Cable guides tack welded to back axle - must remember to finish the welding before I paint it.
While I was waiting for the other bits to arrive, I fabricated a framework to hold the Spitfire fuel tank, and was amazed by how much more car-like the frame appeared as a result. It looks as though there will be enough space above the rear axle for a decent sized storage box, which I will make up from marine ply. I plan to cover the boot area (including the fuel tank filler) with a removable canvas cover, but this is some time in the future.
On the Monday of the May bank holiday I set to work at 9am, with the aim of having the car on its wheels and movable by the end of the day. This would involve fitting the front wishbones and brackets, front coilover brackets, then assembling the front and rear suspension. I already had some lower wishbone brackets on my chassis, but they had been positioned to suit my Triumph-type wishbones and were in the wrong place for the Lolocost ones. Naturally, the rear pair were almost impossible to get a grinder to, and I must have spent about an hour with a slitting disc in a minidrill, trying to remove enough of the old mounts to be able to fit the bolts through the new ones. The front pair represented the most substantial and solid piece of welding on the whole car, or so it seemed, and I ended up replacing one of the front 'picture frame' uprights after I had butchered the old one with a large disc cutter, trying to take the bracket off.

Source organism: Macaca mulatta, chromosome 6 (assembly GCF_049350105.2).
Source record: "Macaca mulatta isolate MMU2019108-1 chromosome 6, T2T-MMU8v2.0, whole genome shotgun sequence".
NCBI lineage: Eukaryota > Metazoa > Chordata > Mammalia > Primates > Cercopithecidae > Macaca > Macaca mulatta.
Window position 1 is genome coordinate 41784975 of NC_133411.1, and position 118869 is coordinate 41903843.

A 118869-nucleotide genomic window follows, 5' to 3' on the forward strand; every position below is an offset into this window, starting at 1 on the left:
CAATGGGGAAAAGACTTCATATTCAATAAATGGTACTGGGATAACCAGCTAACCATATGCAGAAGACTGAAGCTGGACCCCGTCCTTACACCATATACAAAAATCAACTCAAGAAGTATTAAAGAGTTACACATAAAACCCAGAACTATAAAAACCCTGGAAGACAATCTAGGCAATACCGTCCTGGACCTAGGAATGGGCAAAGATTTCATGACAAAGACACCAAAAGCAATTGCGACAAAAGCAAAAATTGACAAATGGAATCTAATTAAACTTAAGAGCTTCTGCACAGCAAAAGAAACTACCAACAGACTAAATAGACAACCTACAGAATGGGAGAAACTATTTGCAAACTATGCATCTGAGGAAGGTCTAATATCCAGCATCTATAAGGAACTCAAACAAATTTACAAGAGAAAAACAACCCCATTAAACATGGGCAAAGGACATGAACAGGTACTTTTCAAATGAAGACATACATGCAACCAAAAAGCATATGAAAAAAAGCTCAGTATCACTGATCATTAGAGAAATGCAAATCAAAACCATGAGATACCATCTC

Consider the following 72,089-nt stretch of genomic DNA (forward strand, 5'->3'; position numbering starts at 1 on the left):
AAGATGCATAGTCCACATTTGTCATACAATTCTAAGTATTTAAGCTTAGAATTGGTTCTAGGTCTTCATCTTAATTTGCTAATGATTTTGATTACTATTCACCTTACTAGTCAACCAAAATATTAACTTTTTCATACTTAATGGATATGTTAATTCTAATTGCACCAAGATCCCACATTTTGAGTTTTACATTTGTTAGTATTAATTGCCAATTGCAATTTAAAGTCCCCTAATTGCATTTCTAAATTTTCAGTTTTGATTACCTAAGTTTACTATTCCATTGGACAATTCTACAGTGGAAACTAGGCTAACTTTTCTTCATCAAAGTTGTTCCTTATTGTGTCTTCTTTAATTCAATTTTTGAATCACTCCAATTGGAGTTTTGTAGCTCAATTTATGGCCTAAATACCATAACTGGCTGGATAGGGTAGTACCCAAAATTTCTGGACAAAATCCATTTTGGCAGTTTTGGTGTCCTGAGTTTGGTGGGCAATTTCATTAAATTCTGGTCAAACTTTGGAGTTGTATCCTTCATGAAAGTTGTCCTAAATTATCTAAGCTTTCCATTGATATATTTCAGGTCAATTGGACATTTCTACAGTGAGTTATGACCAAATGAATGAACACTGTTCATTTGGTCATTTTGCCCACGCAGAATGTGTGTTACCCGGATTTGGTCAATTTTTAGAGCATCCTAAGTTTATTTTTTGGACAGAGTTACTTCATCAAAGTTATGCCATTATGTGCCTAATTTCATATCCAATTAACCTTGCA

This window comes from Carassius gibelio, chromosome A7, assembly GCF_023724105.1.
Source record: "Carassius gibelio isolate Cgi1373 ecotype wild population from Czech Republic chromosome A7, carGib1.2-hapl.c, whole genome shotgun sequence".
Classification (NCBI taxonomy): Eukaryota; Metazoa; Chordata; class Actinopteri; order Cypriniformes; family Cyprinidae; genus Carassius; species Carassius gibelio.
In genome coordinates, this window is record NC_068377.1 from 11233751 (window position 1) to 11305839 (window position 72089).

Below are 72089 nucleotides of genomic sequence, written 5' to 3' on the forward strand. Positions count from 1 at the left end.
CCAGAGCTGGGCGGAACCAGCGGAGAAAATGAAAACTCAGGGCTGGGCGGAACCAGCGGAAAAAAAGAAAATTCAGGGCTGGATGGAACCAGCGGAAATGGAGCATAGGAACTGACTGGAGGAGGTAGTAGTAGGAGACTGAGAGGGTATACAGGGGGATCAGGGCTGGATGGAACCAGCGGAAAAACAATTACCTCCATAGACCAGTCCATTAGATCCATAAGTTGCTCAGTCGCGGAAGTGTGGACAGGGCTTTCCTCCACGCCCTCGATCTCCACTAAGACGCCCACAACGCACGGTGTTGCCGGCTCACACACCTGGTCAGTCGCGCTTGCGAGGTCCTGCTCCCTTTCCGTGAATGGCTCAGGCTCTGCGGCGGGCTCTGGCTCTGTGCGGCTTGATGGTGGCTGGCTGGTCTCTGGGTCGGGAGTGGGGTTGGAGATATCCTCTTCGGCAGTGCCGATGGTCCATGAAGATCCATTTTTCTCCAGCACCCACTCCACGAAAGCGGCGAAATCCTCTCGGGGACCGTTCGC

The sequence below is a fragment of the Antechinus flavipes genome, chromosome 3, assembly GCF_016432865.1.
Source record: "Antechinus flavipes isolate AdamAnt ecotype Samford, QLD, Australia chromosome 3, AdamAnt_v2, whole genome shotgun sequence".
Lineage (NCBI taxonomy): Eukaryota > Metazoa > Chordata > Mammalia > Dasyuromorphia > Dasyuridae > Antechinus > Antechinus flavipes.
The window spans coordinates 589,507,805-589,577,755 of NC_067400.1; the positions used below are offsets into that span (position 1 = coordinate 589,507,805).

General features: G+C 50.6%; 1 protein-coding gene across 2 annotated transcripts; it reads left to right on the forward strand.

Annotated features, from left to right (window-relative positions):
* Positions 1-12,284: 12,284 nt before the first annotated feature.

Rear view showing framework for Spitfire fuel tank.